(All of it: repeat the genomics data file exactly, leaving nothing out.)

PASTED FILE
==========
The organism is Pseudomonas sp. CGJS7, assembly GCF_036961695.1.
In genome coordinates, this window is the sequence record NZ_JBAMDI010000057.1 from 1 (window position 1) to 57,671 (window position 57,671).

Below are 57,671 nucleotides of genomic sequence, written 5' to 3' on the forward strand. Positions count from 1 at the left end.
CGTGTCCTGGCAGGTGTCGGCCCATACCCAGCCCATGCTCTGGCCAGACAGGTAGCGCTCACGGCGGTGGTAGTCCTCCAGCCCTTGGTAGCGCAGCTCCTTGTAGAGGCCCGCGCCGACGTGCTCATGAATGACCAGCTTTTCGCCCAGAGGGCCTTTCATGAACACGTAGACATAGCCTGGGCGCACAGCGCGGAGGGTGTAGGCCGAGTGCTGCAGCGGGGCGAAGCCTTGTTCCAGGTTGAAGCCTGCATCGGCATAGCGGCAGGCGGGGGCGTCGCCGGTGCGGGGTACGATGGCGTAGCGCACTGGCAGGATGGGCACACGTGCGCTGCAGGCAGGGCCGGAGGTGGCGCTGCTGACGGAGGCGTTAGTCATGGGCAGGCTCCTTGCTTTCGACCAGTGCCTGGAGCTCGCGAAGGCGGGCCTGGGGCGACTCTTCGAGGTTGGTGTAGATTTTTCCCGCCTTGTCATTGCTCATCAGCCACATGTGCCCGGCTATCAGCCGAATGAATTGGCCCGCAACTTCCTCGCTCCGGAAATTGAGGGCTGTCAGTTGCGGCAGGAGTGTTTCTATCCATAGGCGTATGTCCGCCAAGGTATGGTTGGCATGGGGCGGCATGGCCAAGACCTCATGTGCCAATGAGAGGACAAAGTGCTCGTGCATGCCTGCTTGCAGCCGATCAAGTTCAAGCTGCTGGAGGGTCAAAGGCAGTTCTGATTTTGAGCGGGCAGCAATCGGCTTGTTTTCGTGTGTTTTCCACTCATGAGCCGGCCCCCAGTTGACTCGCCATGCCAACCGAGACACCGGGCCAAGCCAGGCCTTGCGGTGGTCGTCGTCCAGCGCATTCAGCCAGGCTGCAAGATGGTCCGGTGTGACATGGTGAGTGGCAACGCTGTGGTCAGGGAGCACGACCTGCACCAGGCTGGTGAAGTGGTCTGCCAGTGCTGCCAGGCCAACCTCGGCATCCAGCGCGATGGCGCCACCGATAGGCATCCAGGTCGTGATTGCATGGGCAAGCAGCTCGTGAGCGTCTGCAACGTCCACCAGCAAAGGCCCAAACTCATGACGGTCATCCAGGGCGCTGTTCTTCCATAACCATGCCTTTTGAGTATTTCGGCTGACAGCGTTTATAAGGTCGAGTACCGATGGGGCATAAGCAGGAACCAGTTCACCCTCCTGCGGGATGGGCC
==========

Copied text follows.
The organism is Pseudomonas sp. CGJS7, assembly GCF_036961695.1.
In genome coordinates, this window is the sequence record NZ_JBAMDI010000057.1 from 1 (window position 1) to 57,671 (window position 57,671).

Below are 57,671 nucleotides of genomic sequence, written 5' to 3' on the forward strand. Positions count from 1 at the left end.
CGTGTCCTGGCAGGTGTCGGCCCATACCCAGCCCATGCTCTGGCCAGACAGGTAGCGCTCACGGCGGTGGTAGTCCTCCAGCCCTTGGTAGCGCAGCTCCTTGTAGAGGCCCGCGCCGACGTGCTCATGAATGACCAGCTTTTCGCCCAGAGGGCCTTTCATGAACACGTAGACATAGCCTGGGCGCACAGCGCGGAGGGTGTAGGCCGAGTGCTGCAGCGGGGCGAAGCCTTGTTCCAGGTTGAAGCCTGCATCGGCATAGCGGCAGGCGGGGGCGTCGCCGGTGCGGGGTACGATGGCGTAGCGCACTGGCAGGATGGGCACACGTGCGCTGCAGGCAGGGCCGGAGGTGGCGCTGCTGACGGAGGCGTTAGTCATGGGCAGGCTCCTTGCTTTCGACCAGTGCCTGGAGCTCGCGAAGGCGGGCCTGGGGCGACTCTTCGAGGTTGGTGTAGATTTTTCCCGCCTTGTCATTGCTCATCAGCCACATGTGCCCGGCTATCAGCCGAATGAATTGGCCCGCAACTTCCTCGCTCCGGAAATTGAGGGCTGTCAGTTGCGGCAGGAGTGTTTCTATCCATAGGCGTATGTCCGCCAAGGTATGGTTGGCATGGGGCGGCATGGCCAAGACCTCATGTGCCAATGAGAGGACAAAGTGCTCGTGCATGCCTGCTTGCAGCCGATCAAGTTCAAGCTGCTGGAGGGTCAAAGGCAGTTCTGATTTTGAGCGGGCAGCAATCGGCTTGTTTTCGTGTGTTTTCCACTCATGAGCCGGCCCCCAGTTGACTCGCCATGCCAACCGAGACACCGGGCCAAGCCAGGCCTTGCGGTGGTCGTCGTCCAGCGCATTCAGCCAGGCTGCAAGATGGTCCGGTGTGACATGGTGAGTGGCAACGCTGTGGTCAGGGAGCACGACCTGCACCAGGCTGGTGAAGTGGTCTGCCAGTGCTGCCAGGCCAACCTCGGCATCCAGCGCGATGGCGCCACCGATAGGCATCCAGGTCGTGATTGCATGGGCAAGCAGCTCGTGAGCGTCTGCAACGTCCACCAGCAAAGGCCCAAACTCATGACGGTCATCCAGGGCGCTGTTCTTCCATAACCATGCCTTTTGAGTATTTCGGCTGACAGCGTTTATAAGGTCGAGTACCGATGGGGCATAAGCAGGAACCAGTTCACCCTCCTGCGGGATGGGCC